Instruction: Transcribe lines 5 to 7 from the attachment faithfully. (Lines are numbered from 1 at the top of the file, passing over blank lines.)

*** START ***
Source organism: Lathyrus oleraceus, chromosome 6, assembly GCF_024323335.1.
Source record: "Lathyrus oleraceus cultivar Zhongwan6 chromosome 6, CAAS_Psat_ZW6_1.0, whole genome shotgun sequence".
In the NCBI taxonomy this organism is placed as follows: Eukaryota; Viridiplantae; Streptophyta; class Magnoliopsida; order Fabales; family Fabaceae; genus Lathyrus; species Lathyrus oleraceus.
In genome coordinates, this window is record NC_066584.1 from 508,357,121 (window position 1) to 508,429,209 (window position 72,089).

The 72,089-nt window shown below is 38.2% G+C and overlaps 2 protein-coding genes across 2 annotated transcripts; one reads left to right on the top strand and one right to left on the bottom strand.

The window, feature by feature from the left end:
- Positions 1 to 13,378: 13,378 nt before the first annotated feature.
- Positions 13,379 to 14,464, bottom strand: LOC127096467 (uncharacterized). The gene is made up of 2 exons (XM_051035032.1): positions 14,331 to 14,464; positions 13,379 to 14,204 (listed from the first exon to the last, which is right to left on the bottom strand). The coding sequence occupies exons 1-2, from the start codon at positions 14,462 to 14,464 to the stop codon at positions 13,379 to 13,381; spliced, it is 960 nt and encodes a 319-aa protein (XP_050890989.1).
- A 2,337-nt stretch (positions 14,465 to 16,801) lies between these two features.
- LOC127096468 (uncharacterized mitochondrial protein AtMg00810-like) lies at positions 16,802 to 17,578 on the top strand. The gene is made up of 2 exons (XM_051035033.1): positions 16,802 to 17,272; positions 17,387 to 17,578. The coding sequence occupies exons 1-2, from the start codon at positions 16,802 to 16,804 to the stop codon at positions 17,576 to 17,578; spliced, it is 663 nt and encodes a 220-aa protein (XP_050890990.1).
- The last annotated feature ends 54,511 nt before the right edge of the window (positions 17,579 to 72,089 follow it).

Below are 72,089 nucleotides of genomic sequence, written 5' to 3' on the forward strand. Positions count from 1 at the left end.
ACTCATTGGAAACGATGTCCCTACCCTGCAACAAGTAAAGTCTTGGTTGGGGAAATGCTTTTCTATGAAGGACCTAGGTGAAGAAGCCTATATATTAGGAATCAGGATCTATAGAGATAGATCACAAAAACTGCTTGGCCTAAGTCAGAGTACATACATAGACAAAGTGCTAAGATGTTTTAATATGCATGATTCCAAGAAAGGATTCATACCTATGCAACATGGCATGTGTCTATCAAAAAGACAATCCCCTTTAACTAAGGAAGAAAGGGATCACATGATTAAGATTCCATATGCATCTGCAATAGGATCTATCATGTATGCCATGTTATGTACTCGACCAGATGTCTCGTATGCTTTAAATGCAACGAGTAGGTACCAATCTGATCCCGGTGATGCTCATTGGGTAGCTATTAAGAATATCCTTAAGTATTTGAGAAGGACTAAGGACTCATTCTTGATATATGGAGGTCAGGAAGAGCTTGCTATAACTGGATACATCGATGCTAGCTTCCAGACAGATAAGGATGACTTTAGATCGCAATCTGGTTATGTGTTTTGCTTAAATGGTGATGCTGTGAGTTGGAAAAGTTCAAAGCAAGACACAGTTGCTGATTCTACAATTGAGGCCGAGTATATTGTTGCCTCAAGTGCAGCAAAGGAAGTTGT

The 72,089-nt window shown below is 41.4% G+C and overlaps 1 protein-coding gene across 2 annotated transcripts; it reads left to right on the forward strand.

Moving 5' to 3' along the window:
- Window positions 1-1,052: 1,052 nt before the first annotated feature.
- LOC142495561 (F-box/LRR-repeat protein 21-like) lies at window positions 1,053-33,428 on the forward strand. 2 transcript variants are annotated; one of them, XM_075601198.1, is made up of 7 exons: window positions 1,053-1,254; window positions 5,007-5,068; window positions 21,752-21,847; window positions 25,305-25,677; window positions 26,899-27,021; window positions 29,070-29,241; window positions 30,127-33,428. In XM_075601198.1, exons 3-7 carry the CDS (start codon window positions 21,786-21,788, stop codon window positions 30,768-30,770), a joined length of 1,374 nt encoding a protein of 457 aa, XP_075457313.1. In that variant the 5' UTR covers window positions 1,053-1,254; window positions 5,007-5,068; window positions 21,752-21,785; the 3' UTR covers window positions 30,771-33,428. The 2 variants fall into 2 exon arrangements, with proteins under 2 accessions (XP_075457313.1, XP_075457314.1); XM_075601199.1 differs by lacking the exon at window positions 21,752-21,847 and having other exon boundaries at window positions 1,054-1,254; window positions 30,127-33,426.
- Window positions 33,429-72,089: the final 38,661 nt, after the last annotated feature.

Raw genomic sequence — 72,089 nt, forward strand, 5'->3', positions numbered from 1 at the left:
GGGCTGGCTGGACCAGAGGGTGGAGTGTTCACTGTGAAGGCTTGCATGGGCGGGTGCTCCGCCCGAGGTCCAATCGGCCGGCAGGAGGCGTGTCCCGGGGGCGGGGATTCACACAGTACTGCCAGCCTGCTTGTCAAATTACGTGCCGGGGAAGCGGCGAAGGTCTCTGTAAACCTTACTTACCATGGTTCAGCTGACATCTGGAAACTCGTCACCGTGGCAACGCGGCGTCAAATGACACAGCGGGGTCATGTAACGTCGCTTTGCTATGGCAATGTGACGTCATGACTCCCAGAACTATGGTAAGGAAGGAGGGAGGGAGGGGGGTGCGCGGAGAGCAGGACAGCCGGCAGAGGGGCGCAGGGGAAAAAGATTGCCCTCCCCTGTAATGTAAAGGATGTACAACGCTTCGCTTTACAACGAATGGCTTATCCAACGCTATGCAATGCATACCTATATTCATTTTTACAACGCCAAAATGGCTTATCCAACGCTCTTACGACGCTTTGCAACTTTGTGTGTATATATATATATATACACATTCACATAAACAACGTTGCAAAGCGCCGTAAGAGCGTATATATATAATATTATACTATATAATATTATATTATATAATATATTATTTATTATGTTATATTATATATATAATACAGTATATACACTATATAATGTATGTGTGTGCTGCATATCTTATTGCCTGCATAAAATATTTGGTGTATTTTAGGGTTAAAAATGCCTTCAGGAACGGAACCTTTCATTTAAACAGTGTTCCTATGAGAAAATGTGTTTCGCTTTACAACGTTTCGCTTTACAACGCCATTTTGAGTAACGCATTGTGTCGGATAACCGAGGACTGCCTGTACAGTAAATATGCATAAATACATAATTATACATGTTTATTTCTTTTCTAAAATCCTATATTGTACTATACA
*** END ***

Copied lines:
The 72,089-nt window shown below is 38.2% G+C and overlaps 2 protein-coding genes across 2 annotated transcripts; one reads left to right on the top strand and one right to left on the bottom strand.

The window, feature by feature from the left end:
- Positions 1 to 13,378: 13,378 nt before the first annotated feature.